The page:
account arrow-down arrow-left arrow-right closecontact-us emailFacebookheart instagramjoin linkedin phonepinterestplaysearch twitteryoutube

Llangollen Canal

Llangollen Canal features the Pontcysyllte Aqueduct – the highest and biggest in the British Isles – and the Chirk Tunnel.

Things to do nearby

Hurleston lock flight
d
d

Facts & Stats

46 miles

(74 km)

The length of the Llangollen Canal that is navigable.

21 locks

1805

Year completed

Pontcysyllte Aqueduct

The work of Thomas Telford and William Jessop, the aqueduct is a Scheduled Ancient Monument, a candidate for World Heritage Status and a Grade 1 listed structure, a waterways wonder and one of the wonders of Wales.

The aqueduct linked Llangollen with the rest of the Shropshire Union canal system.

It originally carried coal from local mines and supplied water from Horseshoe Falls into the rest of the Shropshire Union Canal.

The aqueduct still carries over 50 million litres of water each day to supply water to southern Cheshire and the canal therefore escaped the canal closures in the area.

Llangollen Canal Connections

The Llangollen Canal runs from the Shropshire Union Canal at Hurleston Junction to Llantysilio Bridge just beyond Llangollen, where it terminates into a feeder from the River Dee. The Llangollen Canal also links to the Montgomery Canal at Frankton Junction.

There are three arms, none with any locks:

  • Ellesmere Arm – open – 0.25 miles (0.4km)
  • Prees Branch – restored for 1.5 miles (2.4km) and 2.0 miles (3.2km) derelict
  • Whitchurch Arm – restored for 0.25 miles (0.4km) and 0.75 miles (1.2km) proposed for restoration.  The Whitchurch Arm was built by the Ellesmere Canal Company and opened in stages between 1808 and 1811.  Its use had ceased in the 1930s, and it was formally abandoned, along with the Llangollen Canal, in 1944.  When the latter was reopened in the 1950s, the Whitchurch Arm was not, as it had been filled in by 1950.  In 1983, Whitchurch Town Council funded a feasibility study to see if restoration was possible and Whitchurch Arm Trust was set up in 1986.  The Trust secured grants to fund the restoration of the first section of the Arm from its junction with the Llangollen Canal to the bridge at Chemistry, and this was completed in October 1993.  The Trust now owns and maintain this section, including Chemistry Bridge and derives income from long-term moorings on the Arm.The Trust plans to extend the canal under Chemistry Bridge and create a new basin with moorings on part of a country park, which would enable boats to moor closer to the town.  Planning permission has been obtained and the work costed at about £650k.  This would be along a new line, as this end of the Arm has been built over since it was abandoned.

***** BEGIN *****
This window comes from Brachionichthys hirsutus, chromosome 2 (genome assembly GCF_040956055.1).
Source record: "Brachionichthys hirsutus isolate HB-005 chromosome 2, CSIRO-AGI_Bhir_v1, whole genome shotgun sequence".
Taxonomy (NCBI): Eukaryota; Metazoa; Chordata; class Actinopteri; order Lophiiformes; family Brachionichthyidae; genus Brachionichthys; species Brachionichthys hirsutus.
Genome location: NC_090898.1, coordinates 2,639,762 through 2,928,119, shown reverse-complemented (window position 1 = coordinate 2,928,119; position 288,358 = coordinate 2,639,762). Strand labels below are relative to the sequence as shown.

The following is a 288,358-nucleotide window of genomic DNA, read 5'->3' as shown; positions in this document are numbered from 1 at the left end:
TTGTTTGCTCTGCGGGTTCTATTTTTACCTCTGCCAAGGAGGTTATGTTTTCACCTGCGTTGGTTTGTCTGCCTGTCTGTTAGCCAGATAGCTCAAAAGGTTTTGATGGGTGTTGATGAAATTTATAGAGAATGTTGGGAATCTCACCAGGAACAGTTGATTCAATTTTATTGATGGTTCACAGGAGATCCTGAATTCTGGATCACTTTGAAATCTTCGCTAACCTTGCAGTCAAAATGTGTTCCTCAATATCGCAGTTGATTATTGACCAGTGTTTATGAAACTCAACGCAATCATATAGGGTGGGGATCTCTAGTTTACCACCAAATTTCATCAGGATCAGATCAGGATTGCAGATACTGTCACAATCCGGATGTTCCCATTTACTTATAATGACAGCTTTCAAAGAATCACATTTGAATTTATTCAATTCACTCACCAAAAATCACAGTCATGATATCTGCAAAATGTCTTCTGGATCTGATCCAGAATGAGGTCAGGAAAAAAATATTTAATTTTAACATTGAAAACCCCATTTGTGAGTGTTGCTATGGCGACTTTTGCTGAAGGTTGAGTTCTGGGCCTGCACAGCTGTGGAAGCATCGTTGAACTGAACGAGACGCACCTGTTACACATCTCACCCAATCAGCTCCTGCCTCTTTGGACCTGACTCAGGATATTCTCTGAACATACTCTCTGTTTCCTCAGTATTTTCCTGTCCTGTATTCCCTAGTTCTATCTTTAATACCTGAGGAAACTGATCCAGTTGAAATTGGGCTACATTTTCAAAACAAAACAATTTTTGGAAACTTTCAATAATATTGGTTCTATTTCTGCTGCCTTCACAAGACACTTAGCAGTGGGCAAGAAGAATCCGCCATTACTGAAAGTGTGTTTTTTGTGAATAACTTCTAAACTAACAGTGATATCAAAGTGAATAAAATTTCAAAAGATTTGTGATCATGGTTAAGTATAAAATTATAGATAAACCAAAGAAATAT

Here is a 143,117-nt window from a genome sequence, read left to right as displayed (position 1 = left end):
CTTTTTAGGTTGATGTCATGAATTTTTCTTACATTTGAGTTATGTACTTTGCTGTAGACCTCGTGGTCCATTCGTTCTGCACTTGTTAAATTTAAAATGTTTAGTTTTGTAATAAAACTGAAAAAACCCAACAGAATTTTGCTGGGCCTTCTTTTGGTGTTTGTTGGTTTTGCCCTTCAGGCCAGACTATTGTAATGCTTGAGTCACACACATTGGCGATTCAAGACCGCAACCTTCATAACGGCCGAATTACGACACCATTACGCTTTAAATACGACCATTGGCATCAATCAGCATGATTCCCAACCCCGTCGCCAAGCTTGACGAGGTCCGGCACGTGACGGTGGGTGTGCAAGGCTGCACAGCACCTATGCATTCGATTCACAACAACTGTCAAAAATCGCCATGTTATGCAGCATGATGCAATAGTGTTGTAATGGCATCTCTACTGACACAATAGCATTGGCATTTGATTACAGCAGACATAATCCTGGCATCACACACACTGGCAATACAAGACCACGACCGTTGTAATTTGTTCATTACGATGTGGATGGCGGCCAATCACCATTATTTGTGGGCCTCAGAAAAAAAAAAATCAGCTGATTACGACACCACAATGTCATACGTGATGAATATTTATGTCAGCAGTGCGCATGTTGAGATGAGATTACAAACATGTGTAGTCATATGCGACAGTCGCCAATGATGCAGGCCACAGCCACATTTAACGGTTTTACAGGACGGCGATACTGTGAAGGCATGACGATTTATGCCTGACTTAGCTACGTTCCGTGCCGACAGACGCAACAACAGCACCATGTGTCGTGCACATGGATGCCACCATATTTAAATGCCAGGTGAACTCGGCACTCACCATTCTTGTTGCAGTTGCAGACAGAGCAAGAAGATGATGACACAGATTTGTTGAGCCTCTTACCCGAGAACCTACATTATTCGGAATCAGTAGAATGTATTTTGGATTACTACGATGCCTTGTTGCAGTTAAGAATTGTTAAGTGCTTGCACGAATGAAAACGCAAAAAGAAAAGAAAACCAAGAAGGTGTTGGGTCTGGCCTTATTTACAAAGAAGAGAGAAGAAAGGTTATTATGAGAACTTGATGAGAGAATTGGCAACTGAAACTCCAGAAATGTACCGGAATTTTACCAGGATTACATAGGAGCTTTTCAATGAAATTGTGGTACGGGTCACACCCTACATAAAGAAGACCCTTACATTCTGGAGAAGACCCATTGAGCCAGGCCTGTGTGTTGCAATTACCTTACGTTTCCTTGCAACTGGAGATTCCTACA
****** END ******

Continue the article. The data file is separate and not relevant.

Waterway notes

Maximum sizes

  • Length: 73′ 10″ (22.51 metres) – Grindley Brook locks
  • Width: 7′ 0″ (2.13 metres) – Hurleston Bottom Lock
  • Headroom: 7′ 0″ (2.13 metres)
  • Draught: 3′ 11″ (1.2 metres) – cill of Grindley Brook locks

Useful Info

  • Above Trevor, the canal shallows, and boats with a draught of more than 2′ 9″ (0.84 metres) will struggle, though historic narrow boats with a draught of 3′ 0″ (0.91 metres) have reached Llangollen.
  • A Sanitary Station key is required for Bridge 20 (Wrenbury Lift Bridge – electric)

Waterway restoration

Restoring the UK’s blue infrastructure – our inherited network of navigable canals and rivers – is good for people and places.

Waterways heritage

Our waterways heritage is what makes Britain’s canals and rivers special and it must be actively protected – through the local planning system and sufficient funding – for the future.

Sustainable boating

We want boating on canals and rivers to be more sustainable and – even though the current overall contribution to UK carbon emissions is very small – we want to help reduce emissions on the waterways.